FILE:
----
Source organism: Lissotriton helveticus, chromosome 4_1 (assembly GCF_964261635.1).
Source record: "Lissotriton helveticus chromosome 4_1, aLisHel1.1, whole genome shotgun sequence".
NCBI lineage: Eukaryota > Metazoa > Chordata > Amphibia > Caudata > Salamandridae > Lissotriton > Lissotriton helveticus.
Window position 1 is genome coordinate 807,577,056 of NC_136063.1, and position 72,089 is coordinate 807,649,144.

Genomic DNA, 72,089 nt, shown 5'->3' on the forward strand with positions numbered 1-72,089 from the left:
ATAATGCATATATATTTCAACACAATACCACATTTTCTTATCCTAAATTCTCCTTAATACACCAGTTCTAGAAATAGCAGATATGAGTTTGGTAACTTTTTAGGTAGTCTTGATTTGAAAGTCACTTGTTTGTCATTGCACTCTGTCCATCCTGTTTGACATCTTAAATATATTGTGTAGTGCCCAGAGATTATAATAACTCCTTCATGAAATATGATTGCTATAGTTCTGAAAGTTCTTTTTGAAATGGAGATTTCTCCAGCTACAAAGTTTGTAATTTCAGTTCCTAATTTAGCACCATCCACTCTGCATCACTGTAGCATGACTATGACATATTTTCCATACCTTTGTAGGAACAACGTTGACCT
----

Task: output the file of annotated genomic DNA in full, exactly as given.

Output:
Source organism: Lissotriton helveticus, chromosome 4_1 (assembly GCF_964261635.1).
Source record: "Lissotriton helveticus chromosome 4_1, aLisHel1.1, whole genome shotgun sequence".
NCBI lineage: Eukaryota > Metazoa > Chordata > Amphibia > Caudata > Salamandridae > Lissotriton > Lissotriton helveticus.
Window position 1 is genome coordinate 807,577,056 of NC_136063.1, and position 72,089 is coordinate 807,649,144.

Genomic DNA, 72,089 nt, shown 5'->3' on the forward strand with positions numbered 1-72,089 from the left:
ATAATGCATATATATTTCAACACAATACCACATTTTCTTATCCTAAATTCTCCTTAATACACCAGTTCTAGAAATAGCAGATATGAGTTTGGTAACTTTTTAGGTAGTCTTGATTTGAAAGTCACTTGTTTGTCATTGCACTCTGTCCATCCTGTTTGACATCTTAAATATATTGTGTAGTGCCCAGAGATTATAATAACTCCTTCATGAAATATGATTGCTATAGTTCTGAAAGTTCTTTTTGAAATGGAGATTTCTCCAGCTACAAAGTTTGTAATTTCAGTTCCTAATTTAGCACCATCCACTCTGCATCACTGTAGCATGACTATGACATATTTTCCATACCTTTGTAGGAACAACGTTGACCT